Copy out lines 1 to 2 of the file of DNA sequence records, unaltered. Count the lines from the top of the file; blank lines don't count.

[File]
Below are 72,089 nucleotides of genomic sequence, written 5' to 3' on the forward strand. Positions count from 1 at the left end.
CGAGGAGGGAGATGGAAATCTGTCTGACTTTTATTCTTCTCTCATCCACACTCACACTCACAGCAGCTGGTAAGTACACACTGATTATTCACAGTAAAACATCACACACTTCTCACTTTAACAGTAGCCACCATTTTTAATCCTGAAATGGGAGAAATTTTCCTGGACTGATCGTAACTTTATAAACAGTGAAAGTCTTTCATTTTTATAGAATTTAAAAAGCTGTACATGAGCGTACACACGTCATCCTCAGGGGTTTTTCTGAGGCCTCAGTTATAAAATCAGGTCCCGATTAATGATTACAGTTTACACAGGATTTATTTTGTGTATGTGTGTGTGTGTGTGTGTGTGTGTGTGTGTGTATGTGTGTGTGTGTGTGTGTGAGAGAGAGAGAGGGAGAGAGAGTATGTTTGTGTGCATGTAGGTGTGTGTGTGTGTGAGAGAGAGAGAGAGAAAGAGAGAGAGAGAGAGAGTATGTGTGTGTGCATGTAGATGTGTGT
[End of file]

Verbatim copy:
Below are 72,089 nucleotides of genomic sequence, written 5' to 3' on the forward strand. Positions count from 1 at the left end.
CGAGGAGGGAGATGGAAATCTGTCTGACTTTTATTCTTCTCTCATCCACACTCACACTCACAGCAGCTGGTAAGTACACACTGATTATTCACAGTAAAACATCACACACTTCTCACTTTAACAGTAGCCACCATTTTTAATCCTGAAATGGGAGAAATTTTCCTGGACTGATCGTAACTTTATAAACAGTGAAAGTCTTTCATTTTTATAGAATTTAAAAAGCTGTACATGAGCGTACACACGTCATCCTCAGGGGTTTTTCTGAGGCCTCAGTTATAAAATCAGGTCCCGATTAATGATTACAGTTTACACAGGATTTATTTTGTGTATGTGTGTGTGTGTGTGTGTGTGTGTGTGTGTGTATGTGTGTGTGTGTGTGTGTGAGAGAGAGAGAGGGAGAGAGAGTATGTTTGTGTGCATGTAGGTGTGTGTGTGTGTGAGAGAGAGAGAGAGAAAGAGAGAGAGAGAGAGAGTATGTGTGTGTGCATGTAGATGTGTGT